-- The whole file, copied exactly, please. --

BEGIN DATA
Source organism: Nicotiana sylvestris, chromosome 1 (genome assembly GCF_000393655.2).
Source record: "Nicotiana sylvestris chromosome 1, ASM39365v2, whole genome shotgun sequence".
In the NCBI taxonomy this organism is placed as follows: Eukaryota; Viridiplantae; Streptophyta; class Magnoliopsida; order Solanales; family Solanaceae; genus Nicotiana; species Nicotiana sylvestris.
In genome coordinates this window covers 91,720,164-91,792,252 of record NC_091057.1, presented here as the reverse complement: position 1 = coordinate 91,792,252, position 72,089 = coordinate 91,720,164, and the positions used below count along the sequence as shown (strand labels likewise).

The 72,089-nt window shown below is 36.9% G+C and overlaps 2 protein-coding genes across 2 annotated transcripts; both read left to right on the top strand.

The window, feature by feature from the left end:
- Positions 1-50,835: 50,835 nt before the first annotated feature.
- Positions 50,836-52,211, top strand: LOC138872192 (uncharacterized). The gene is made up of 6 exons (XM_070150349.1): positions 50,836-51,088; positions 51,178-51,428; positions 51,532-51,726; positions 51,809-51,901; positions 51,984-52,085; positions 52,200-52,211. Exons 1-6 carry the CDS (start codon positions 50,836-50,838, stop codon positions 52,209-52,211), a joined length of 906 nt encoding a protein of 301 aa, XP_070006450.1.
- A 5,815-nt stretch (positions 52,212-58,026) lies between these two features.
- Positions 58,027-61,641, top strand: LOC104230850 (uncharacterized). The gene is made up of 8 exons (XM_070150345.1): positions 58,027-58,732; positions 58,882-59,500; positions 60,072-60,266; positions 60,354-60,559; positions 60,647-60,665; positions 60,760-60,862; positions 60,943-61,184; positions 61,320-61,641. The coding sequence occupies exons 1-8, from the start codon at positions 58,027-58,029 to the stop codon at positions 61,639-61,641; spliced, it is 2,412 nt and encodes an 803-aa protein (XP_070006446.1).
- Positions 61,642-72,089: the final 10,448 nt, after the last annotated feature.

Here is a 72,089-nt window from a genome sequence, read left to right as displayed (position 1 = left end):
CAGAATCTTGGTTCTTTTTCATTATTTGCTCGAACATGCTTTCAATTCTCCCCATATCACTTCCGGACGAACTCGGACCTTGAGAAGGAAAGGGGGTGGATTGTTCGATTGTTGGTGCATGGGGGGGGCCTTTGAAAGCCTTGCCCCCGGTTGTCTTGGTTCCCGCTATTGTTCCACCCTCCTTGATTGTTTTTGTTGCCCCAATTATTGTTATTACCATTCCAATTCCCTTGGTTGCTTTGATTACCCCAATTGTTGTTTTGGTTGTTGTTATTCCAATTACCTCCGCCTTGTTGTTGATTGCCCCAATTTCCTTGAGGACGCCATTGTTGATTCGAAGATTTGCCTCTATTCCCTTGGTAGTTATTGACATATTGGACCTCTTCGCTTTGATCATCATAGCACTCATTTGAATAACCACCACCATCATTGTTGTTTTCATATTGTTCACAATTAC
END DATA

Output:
Source organism: Nicotiana sylvestris, chromosome 1 (genome assembly GCF_000393655.2).
Source record: "Nicotiana sylvestris chromosome 1, ASM39365v2, whole genome shotgun sequence".
In the NCBI taxonomy this organism is placed as follows: Eukaryota; Viridiplantae; Streptophyta; class Magnoliopsida; order Solanales; family Solanaceae; genus Nicotiana; species Nicotiana sylvestris.
In genome coordinates this window covers 91,720,164-91,792,252 of record NC_091057.1, presented here as the reverse complement: position 1 = coordinate 91,792,252, position 72,089 = coordinate 91,720,164, and the positions used below count along the sequence as shown (strand labels likewise).

The 72,089-nt window shown below is 36.9% G+C and overlaps 2 protein-coding genes across 2 annotated transcripts; both read left to right on the top strand.

The window, feature by feature from the left end:
- Positions 1-50,835: 50,835 nt before the first annotated feature.
- Positions 50,836-52,211, top strand: LOC138872192 (uncharacterized). The gene is made up of 6 exons (XM_070150349.1): positions 50,836-51,088; positions 51,178-51,428; positions 51,532-51,726; positions 51,809-51,901; positions 51,984-52,085; positions 52,200-52,211. Exons 1-6 carry the CDS (start codon positions 50,836-50,838, stop codon positions 52,209-52,211), a joined length of 906 nt encoding a protein of 301 aa, XP_070006450.1.
- A 5,815-nt stretch (positions 52,212-58,026) lies between these two features.
- Positions 58,027-61,641, top strand: LOC104230850 (uncharacterized). The gene is made up of 8 exons (XM_070150345.1): positions 58,027-58,732; positions 58,882-59,500; positions 60,072-60,266; positions 60,354-60,559; positions 60,647-60,665; positions 60,760-60,862; positions 60,943-61,184; positions 61,320-61,641. The coding sequence occupies exons 1-8, from the start codon at positions 58,027-58,029 to the stop codon at positions 61,639-61,641; spliced, it is 2,412 nt and encodes an 803-aa protein (XP_070006446.1).
- Positions 61,642-72,089: the final 10,448 nt, after the last annotated feature.

Here is a 72,089-nt window from a genome sequence, read left to right as displayed (position 1 = left end):
CAGAATCTTGGTTCTTTTTCATTATTTGCTCGAACATGCTTTCAATTCTCCCCATATCACTTCCGGACGAACTCGGACCTTGAGAAGGAAAGGGGGTGGATTGTTCGATTGTTGGTGCATGGGGGGGGCCTTTGAAAGCCTTGCCCCCGGTTGTCTTGGTTCCCGCTATTGTTCCACCCTCCTTGATTGTTTTTGTTGCCCCAATTATTGTTATTACCATTCCAATTCCCTTGGTTGCTTTGATTACCCCAATTGTTGTTTTGGTTGTTGTTATTCCAATTACCTCCGCCTTGTTGTTGATTGCCCCAATTTCCTTGAGGACGCCATTGTTGATTCGAAGATTTGCCTCTATTCCCTTGGTAGTTATTGACATATTGGACCTCTTCGCTTTGATCATCATAGCACTCATTTGAATAACCACCACCATCATTGTTGTTTTCATATTGTTCACAATTAC